Loyola University Maryland

Department of Engineering

Degree and Concentrations

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The engineering program at Loyola University Maryland awards the Bachelor of Science in Engineering (BSE) degree. It allows for concentrations in computer engineering, electrical engineering, materials engineering or mechanical engineering.

Learn more about the concentrations:

Development and integration of the design experience into the curriculum:

Design is presented and coordinated in a sequence of courses that build on each other and demand increasingly sophisticated analysis and design skills of engineering students. Several small-scale activities are assigned to freshmen in Introduction to Engineering (EG 101) or Engineering and Society: Engineering, Design and Creative Problem Solving in the Built World (EG103) to stimulate critical thinking about the design process. Significant design components are contained in several engineering courses taken in the sophomore and junior years. For instance, all computer engineering and electrical engineering students are taught design elements in Electronics I/Lab (EG 432/032) and Digital Logic and Computer Systems/Lab (EG 471/071). All materials engineering and mechanical engineering students are taught design elements in Introduction to Engineering Materials/Lab (EG351/051) and Mechanics of Materials/Lab (EG420/320). Additionally, design issues and experiences are encountered in Experimental Methods (EG390) and Engineering Systems Analysis (EG 441) for all engineering science majors.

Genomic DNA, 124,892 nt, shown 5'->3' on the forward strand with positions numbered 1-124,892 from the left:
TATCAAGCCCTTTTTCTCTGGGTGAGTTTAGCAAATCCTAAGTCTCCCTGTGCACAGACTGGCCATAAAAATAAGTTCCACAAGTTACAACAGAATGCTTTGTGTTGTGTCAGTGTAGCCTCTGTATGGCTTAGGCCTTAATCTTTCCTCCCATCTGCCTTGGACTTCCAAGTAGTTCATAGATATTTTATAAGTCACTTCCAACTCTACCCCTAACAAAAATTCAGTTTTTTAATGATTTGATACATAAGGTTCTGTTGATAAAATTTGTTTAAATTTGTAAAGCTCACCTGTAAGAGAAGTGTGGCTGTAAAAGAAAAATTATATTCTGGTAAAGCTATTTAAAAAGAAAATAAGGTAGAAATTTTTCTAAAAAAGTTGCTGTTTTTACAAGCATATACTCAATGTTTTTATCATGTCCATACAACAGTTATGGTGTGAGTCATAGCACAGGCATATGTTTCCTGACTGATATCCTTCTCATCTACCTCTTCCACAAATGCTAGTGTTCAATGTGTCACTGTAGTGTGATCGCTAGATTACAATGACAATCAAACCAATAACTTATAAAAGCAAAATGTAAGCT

In the two-semester capstone course sequence in engineering design (Engineering Design Project I and II -- EG 497 and 498), seniors are responsible for the conceptualization and preparation of a detailed proposal (problem statement with specifications) of a large-scale, open-ended design project in the fall semester followed by its completion and testing/evaluation in the spring semester. As part of the process, alternate design solutions are considered and feasibility analysis is performed. Oral presentations and written reports are required at the end of each semester, and an abstract providing highlights of each project is posted on the department's Web page in the spring. Each student's project area is consistent with his or her discipline or corresponding concentration. The topic and technical basis for the senior design project is derived from the 400-level engineering courses that are taken during the junior and senior years. Engineering courses taken during the sophomore year provide the necessary background and preparation for these upper-level courses. Each student has a faculty advisor who serves as technical consultant. Seniors also receive instruction on a variety of design-related topics, including social relevance and impact, ethics, occupational and public health, safety, and environmental protection. These topics are incorporated into design projects where applicable.